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Returning to Kuwait in early 1989 after being at home in UK for a period of time, I made contact with a man called JOE who was listed in the “AA where to find” as a “loner” of the fellowship of AA in Kuwait.

At first, it was Joe and myself, then there were three and then there were four of us. As a result of our meeting, we were able to form the first registered AA group in Kuwait. We called it The Ray of Hope and eventually registered our group with GSO New York in 1992.


After the Liberation of Kuwait from the Iraqi invaders in 1991, and due to a massive influx of people from USA and elsewhere, our small group grew, Membership numbers peaked at around 25 for a short period of time but averaged over the year at around 8-9 per meeting We progressed from a single meeting on Friday to additional meetings on Sunday and Wednesday each week throughout the year. The meetings included Big Book Study, Step & Traditions, and Open Discussion.


In 2006, our group hosted the Regional AA Convention. We did the same again in 2012. At both of these events, we welcomed visitors from GSO in New York and from people in recover from the Gulf Region and also from elsewhere around the globe.


As a group, we did our utmost to observe the principles of the programme and this included of course the 12 Traditions,12 Concepts, and Guidelines. As most of our members were transient in nature, most of the service positions were left to a core group of people that were long time residents. We were few and obviously had to wear several “hats” at the same time to cover the service positions. For me personally it proved to be truly beneficial as it afforded many opportunities to grow in service and recovery. Amongst the service positions I was entrusted with were, Set-up person, Group Secretary, Greeter, Chairperson, Treasurer, GSR, Public Information Representative etc etc. 2 As PI representative, I learned how different it is in Kuwait from how it in UK with regard to this item of service. I recall some of these related experiences as follows.



Having been asked by the group if I would represent the Ray of Hope in a Public Information Service position, I set about the task enthusiastically. I prepared two flyers, each in both the English and the Arabic script and printed out about 200 copies of each. The FIRST FLYER was targeted at Embassies and Consulates of the many countries represented in Kuwait., employers, hospitals, medical professionals, security services. I even got an interview with the UNDER SECRETARY OF THE STATE SECURITY DEPARTMENT and explained in detail how we might be of service. I pointed out that whilst we were willing and able to co-operate with his personnel, we could not be affiliated in any way with anyone. He seemed to accept this principle.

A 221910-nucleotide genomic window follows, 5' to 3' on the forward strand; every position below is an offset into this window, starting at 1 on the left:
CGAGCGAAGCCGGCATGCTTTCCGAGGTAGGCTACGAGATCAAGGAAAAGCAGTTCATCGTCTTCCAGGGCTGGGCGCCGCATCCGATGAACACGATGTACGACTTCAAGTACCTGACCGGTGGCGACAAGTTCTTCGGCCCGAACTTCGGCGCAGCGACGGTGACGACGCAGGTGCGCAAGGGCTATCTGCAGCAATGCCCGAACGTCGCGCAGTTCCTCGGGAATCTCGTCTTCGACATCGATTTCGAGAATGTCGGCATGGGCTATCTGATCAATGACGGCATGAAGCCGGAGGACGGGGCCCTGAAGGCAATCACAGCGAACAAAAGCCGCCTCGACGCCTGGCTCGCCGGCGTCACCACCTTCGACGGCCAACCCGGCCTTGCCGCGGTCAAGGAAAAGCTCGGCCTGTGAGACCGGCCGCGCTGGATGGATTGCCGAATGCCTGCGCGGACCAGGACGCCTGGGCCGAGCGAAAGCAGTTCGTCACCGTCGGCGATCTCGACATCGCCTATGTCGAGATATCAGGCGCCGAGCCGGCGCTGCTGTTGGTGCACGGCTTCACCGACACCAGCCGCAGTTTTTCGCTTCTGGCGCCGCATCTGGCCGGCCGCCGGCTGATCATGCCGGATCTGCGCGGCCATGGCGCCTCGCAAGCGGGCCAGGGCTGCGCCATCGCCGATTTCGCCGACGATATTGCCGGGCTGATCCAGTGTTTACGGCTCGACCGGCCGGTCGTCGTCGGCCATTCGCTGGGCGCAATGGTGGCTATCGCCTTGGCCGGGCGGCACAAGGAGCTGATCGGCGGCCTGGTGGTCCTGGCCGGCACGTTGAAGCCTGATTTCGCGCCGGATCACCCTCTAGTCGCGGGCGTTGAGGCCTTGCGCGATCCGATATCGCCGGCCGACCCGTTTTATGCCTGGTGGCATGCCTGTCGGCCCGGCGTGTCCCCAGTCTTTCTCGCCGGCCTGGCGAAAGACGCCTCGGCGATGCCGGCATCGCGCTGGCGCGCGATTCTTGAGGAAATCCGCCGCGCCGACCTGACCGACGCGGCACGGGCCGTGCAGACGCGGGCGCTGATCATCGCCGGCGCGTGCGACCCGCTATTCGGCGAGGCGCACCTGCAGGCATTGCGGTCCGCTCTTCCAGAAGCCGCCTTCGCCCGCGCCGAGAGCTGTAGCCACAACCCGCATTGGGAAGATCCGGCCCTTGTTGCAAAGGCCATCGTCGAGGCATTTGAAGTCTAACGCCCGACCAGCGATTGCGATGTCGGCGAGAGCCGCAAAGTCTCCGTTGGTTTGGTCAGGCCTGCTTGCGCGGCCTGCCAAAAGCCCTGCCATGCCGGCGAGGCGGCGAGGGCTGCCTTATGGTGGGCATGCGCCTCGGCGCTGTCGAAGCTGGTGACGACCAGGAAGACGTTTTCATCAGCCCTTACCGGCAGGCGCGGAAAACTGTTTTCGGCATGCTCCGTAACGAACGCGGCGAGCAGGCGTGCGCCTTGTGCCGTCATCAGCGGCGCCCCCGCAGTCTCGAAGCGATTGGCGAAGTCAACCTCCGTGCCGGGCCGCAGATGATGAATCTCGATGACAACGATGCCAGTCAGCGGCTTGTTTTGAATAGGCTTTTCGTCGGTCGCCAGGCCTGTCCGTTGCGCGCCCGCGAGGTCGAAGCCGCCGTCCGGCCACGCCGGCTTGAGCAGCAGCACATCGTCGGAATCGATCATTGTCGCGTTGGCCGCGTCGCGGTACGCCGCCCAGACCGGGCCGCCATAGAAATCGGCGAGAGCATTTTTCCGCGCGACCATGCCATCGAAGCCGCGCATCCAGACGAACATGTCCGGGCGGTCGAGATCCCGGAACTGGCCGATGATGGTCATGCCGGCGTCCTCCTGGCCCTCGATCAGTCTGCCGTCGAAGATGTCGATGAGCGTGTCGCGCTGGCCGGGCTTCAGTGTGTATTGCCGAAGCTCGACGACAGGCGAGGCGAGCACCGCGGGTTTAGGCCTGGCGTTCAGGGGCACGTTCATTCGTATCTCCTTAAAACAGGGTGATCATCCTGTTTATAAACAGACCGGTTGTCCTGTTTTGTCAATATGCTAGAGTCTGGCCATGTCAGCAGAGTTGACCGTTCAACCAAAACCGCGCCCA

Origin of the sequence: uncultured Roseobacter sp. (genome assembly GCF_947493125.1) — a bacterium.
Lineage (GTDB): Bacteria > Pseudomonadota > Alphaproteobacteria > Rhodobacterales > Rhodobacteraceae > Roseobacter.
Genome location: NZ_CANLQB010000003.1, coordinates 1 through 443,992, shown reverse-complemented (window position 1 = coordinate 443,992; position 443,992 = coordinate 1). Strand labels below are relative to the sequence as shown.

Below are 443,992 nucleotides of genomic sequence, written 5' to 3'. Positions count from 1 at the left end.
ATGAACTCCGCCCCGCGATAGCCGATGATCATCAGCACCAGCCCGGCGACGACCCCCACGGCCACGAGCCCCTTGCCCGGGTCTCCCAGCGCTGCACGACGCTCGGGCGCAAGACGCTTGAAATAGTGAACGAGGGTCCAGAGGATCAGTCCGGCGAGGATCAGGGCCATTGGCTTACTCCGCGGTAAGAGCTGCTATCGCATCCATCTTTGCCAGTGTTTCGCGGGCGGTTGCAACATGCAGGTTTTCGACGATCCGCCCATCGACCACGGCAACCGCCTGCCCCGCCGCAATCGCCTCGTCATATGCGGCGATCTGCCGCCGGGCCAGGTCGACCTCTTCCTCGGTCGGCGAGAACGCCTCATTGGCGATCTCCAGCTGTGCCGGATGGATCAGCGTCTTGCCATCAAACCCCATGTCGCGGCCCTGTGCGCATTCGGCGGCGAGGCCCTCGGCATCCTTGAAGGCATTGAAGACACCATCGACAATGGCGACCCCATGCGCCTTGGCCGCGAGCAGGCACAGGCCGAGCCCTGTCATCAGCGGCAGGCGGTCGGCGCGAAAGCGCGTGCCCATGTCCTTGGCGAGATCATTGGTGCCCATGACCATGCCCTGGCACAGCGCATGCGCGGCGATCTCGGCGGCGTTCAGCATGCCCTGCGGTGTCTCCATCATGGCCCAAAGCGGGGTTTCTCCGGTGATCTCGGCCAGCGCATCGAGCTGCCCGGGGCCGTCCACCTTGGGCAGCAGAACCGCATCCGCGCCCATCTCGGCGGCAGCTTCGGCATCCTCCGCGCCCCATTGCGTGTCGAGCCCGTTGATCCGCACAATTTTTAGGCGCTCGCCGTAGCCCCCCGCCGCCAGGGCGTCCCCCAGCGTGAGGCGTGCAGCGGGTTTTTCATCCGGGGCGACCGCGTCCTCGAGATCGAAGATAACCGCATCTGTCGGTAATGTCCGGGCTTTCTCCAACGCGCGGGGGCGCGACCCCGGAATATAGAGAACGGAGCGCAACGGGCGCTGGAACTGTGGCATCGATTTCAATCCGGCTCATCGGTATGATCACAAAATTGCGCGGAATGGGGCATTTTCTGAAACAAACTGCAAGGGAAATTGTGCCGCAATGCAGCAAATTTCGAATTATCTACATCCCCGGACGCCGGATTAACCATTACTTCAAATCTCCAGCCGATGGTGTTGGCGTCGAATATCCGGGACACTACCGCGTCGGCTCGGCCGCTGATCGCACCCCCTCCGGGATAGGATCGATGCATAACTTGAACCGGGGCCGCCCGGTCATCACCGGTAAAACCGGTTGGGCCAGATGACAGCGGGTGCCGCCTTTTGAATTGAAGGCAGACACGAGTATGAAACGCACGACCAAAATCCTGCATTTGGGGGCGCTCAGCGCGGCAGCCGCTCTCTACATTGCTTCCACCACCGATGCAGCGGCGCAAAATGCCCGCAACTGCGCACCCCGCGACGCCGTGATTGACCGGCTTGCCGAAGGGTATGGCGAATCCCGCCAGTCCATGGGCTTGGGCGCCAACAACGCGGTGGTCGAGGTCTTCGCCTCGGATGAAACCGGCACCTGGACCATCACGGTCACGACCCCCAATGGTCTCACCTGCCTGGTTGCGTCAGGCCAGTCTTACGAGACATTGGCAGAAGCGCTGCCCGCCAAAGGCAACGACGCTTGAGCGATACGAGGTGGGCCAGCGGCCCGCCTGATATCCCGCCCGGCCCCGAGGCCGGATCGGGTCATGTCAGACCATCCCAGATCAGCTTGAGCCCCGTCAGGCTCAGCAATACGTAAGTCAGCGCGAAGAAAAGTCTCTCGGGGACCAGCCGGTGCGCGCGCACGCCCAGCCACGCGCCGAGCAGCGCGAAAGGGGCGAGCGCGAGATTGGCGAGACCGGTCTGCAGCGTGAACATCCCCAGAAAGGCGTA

I secured appointments to see HR directors and managers of large national and multinational companies representing industry and commerce. Surprisingly, out of the scores of visits I made to these establishments, very few were willing to take up our offer to address senior personnel in the workforce on the issues that we could help them with. In particular, just two of the perhaps 20 hospitals I engaged with were prepared to allow us to put information on the flyers in their surgery waiting rooms or pass on the flyers to their medical professionals.

In addition, I visited the embassies and consular offices of many of the countries represented in Kuwait, where I would leave flyers posted onto their notice boards. It must be said that the Embassies were, on the whole, happier to post the flyers on their premises and pass onto the message of support to those seeking help.

THE SECOND FLYER was directed to the public at large. I began posting these flyers on notice boards -(with permission from the owners), of places like supermarkets, shopping malls etc. However, on one occasion I laid myself open to scrutiny by the security services whilst placing flyers under the windscreen wipers of cars in a multi-storey car park. Whilst merrily placing these flyers and quietly congratulating myself on my efforts, I was confronted by three security staff in uniform. They were adamant that I should stop what I was doing and escorted me to their office in the mall. There I was asked to explain my actions and told that I was in fact breaking the law.  

Then the police arrived, and I was taken to the POLICE STATION in Kuwait City.

At the station, I was truly fortunate since the duty inspector was a man who had received much of his education in UK. He was also aware of Alcoholics Anonymous.

He was very courteous towards me and I was able to tell him that I was unaware that I was in breach of Kuwait law by posting the flyers onto the car windscreens. After all, I had not done any damage to any of the cars. I told him that I had sat in a meeting with the UNDER SECRETARY OF THE STATE SECURITY DEPARTMENT and in fact had understood that what I was doing was legal and above board. But I also made it clear that I had not received permission from the Under Secretary, only assumed that what I was doing was ok.

The duty inspector told me that where I was at fault was leaving the flyers without permission from the owners of the multi-storey car park.

Anyway, after drinking tea with him in his office, he allowed me to leave with the remaining flyers and a caution. I counted myself lucky that it was this gentleman on duty and not some illiterate Beydoun as is often the case. But I had learned a lesson to be remembered and subsequently passed it on to other group members. These are some the flyers I distributed in the English language.

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